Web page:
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Diet for a Person With Thin Basement Membrane Syndrome

author image Sharon Perkins
A registered nurse with more than 25 years of experience in oncology, labor/delivery, neonatal intensive care, infertility and ophthalmology, Sharon Perkins has also coauthored and edited numerous health books for the Wiley "Dummies" series. Perkins also has extensive experience working in home health with medically fragile pediatric patients.
Diet for a Person With Thin Basement Membrane Syndrome
Blood in the urine can occur with more serious disorders as well as with thin basement membrane disease. Photo Credit: Snakebite Productions/Digital Vision/Getty Images

Although thin basement membrane disease sounds like something that would affect the lower levels of your house, it's actually an often-inherited disorder that affects the kidneys. This disorder, also called benign familial hematuria, affects between 5 and 9 percent of Americans, according to the Merck Manual. In most cases, no treatment is necessary, although you may develop high blood pressure or, in rare instances, kidney failure. If you have a severe strain of the disease, following a kidney-friendly diet may help avoid complications.

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Normal Dietary Restrictions

If you have this disorder, the glomerular basement membrane, one of the tissue layers in your kidney, ranges from 150 to 225 nanometers instead of a normal 300 to 400 nanometers, according to the Merck Manual. Normally, this does not cause any significant kidney problems. If you have no symptoms of thin basement membrane disease -- and most people don't -- beyond minute amounts of blood or protein in your urine, you do not need to follow any dietary restrictions.

Watching Sodium Intake

The American Heart Association suggests that everyone limit his sodium intake to no more than 2,300 milligram per day, especially people with an increased risk of developing high blood pressure. If you develop hypertension, the medical term for high blood pressure, as a complication of this disease, you may need to limit your sodium intake to less than the recommended dose of 2,300 milligrams of sodium per day and your doctor may prescribe a 1,500 milligram per day diet. Excess sodium intake can raise your blood pressure. Work with a dietitian to determine exactly what you can and can't eat, but limit processed foods, which often contain large amounts of sodium, and don't add extra salt while cooking or at the table.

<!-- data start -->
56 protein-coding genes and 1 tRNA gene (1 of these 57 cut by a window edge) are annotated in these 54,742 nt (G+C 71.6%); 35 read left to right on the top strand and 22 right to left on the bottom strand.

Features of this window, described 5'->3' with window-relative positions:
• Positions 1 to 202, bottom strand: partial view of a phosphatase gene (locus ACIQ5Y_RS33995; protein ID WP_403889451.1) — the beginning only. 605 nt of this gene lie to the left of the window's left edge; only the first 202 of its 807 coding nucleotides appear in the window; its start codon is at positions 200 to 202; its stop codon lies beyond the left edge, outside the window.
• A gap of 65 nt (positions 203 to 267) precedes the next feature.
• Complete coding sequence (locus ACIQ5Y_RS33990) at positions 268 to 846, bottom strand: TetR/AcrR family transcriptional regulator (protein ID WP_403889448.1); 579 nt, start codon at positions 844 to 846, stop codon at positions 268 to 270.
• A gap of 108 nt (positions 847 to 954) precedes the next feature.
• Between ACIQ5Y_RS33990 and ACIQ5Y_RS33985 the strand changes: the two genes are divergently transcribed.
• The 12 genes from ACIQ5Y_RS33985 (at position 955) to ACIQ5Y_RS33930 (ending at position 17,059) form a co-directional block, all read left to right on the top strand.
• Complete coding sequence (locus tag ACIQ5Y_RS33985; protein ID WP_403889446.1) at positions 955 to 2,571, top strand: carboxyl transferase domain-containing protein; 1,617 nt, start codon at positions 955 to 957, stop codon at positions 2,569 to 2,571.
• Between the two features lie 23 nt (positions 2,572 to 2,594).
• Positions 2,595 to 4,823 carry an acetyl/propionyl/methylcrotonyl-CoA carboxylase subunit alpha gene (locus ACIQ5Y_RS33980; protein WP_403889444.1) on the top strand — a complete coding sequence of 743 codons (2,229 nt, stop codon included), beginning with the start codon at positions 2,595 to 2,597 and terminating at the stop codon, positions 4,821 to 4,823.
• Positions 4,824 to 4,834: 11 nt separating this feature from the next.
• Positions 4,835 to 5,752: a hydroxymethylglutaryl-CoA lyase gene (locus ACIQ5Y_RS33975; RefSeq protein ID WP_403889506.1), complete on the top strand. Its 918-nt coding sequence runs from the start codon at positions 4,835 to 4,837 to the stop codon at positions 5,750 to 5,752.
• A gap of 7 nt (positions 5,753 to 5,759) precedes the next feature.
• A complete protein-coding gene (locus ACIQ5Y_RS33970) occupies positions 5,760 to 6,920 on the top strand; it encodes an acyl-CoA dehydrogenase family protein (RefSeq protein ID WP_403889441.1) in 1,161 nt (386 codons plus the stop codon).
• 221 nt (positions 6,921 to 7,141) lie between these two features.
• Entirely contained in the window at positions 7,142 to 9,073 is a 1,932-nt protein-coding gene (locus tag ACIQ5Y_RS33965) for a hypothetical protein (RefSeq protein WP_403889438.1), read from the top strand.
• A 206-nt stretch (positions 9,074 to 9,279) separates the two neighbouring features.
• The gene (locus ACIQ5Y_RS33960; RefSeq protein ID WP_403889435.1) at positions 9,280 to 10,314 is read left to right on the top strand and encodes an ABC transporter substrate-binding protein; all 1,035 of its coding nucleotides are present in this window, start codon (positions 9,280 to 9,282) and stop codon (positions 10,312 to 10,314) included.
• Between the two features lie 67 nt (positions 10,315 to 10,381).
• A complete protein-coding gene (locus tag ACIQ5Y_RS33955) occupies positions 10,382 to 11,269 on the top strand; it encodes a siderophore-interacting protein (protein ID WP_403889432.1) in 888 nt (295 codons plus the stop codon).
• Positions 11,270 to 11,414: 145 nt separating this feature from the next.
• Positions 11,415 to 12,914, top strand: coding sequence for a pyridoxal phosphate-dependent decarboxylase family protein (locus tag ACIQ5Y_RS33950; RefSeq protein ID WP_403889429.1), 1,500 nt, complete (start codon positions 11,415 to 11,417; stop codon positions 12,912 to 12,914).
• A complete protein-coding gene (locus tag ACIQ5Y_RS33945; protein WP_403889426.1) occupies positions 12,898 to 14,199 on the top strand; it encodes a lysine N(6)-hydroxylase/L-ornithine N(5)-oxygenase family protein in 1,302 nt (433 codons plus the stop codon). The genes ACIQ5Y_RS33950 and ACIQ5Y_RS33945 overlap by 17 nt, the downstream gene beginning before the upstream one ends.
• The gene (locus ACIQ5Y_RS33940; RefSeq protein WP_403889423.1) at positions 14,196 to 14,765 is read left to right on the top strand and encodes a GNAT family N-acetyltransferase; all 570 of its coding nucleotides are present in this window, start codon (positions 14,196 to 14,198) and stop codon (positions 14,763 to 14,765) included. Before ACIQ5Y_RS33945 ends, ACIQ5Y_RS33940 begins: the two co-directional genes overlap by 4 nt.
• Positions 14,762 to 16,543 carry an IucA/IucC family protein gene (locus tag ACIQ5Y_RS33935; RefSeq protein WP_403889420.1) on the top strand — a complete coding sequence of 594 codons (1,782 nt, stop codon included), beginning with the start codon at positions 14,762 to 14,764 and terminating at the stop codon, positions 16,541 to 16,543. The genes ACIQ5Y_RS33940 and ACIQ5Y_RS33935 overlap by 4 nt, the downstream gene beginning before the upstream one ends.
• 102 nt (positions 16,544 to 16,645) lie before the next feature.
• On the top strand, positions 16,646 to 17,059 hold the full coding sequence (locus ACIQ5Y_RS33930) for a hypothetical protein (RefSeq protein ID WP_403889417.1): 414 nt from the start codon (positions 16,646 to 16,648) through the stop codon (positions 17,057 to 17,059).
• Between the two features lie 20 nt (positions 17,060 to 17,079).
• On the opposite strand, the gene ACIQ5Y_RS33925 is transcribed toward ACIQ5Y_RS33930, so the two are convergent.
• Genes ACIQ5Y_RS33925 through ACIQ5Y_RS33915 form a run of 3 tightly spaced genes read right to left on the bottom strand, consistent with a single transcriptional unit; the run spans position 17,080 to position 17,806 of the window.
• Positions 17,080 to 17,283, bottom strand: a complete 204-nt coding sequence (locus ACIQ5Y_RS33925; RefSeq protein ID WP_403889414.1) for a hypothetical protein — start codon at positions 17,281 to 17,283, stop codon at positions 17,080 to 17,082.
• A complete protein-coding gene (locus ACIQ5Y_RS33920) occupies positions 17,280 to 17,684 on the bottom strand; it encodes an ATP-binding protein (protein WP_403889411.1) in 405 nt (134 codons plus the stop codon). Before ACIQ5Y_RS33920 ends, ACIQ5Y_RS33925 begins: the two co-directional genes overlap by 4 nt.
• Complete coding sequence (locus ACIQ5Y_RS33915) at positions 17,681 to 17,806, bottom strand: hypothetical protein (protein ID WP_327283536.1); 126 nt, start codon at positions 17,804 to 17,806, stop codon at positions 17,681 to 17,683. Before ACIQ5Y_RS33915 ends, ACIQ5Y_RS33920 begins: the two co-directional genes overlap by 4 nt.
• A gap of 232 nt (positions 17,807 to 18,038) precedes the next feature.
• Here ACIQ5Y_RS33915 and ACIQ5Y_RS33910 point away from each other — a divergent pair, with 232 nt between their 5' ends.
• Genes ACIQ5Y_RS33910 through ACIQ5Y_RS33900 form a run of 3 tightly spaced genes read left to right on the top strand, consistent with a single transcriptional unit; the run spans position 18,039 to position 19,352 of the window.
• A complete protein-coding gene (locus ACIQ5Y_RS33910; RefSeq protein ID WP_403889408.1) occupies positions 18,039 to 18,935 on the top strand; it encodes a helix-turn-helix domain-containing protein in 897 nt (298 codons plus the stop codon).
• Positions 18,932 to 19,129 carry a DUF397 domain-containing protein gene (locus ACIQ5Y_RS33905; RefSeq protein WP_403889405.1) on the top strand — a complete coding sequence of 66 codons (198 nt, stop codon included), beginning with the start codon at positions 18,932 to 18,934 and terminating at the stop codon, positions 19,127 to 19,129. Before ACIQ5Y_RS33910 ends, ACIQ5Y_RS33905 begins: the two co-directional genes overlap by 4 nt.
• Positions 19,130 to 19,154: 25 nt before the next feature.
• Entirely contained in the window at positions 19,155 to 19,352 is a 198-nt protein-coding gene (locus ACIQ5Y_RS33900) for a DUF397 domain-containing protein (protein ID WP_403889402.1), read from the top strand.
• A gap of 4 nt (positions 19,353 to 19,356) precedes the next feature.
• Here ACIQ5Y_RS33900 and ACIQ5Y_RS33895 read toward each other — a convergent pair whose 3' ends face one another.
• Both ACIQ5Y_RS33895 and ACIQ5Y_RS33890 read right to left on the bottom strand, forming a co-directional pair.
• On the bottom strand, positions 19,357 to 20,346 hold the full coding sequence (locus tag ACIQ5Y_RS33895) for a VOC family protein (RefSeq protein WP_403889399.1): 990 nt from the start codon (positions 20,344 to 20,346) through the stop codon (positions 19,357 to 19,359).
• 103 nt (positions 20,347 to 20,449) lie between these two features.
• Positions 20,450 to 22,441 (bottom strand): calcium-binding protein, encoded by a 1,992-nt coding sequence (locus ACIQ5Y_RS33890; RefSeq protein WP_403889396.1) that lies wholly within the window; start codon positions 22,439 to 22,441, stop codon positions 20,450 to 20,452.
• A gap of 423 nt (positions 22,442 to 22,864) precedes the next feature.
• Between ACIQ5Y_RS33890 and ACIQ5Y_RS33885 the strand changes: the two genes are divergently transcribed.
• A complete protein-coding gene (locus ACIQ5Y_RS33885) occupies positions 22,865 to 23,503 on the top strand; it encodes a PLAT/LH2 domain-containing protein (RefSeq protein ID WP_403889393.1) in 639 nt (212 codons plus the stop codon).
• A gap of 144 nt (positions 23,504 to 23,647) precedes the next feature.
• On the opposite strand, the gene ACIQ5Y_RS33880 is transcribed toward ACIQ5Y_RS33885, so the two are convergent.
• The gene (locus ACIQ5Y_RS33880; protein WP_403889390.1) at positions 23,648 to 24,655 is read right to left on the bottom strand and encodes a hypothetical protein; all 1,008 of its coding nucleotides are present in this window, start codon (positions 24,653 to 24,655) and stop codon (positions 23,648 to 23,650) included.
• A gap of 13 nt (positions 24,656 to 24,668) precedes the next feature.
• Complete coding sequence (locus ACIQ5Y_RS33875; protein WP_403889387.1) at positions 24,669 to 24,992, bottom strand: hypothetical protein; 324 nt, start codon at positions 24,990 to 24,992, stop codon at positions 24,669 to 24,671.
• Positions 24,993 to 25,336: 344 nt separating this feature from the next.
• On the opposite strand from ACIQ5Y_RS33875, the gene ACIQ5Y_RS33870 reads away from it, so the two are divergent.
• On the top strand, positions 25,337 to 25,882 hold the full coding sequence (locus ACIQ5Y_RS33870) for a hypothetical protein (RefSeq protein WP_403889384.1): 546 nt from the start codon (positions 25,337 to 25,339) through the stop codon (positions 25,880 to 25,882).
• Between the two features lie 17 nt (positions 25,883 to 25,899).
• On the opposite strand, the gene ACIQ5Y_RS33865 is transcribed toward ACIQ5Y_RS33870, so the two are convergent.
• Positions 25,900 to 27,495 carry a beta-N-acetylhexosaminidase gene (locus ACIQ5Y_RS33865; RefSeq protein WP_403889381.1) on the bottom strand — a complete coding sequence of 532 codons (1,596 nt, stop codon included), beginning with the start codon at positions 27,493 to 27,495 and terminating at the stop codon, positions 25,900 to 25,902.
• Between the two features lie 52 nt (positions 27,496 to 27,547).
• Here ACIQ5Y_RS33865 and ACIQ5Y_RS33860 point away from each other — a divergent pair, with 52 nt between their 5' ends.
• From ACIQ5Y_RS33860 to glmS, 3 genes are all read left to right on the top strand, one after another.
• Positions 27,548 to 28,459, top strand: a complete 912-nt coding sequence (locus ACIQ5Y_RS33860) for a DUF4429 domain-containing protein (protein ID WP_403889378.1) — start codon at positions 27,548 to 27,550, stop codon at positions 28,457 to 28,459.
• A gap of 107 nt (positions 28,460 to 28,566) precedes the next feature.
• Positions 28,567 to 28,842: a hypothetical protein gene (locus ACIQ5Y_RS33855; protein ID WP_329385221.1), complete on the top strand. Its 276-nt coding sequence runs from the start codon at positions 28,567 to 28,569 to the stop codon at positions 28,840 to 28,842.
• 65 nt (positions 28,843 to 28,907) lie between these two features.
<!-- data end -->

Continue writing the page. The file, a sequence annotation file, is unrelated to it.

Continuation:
Kidney Failure Diet

If your disease progresses, you may need to limit phosphorus, protein and possibly potassium, if your potassium levels are high. Dairy products and meats, especially processed meat, contain large amounts of protein and phosphorus. Many vegetables, including potatoes, greens, including spinach, Brussels sprouts and winter squash are high in phosphorus or potassium or both. It's important not to institute dietary changes unless your doctor recommends them and to stay within the limits he prescribes. Working with a dietitian helps you plan a diet that stays within your limits but that still tastes good and encourages you to eat.


Some serious kidney diseases, such as Alport syndrome, start with the same symptoms as thin basement membrane disease. Distinguishing between the two may require a kidney biopsy or more specialized testing. Hearing and vision loss may occur if you have Alport syndrome, which normally affects males more than females. Notify your doctor if you develop hearing or vision loss, since these symptoms may indicate a more serious disorder that requires more stringent dietary restrictions.

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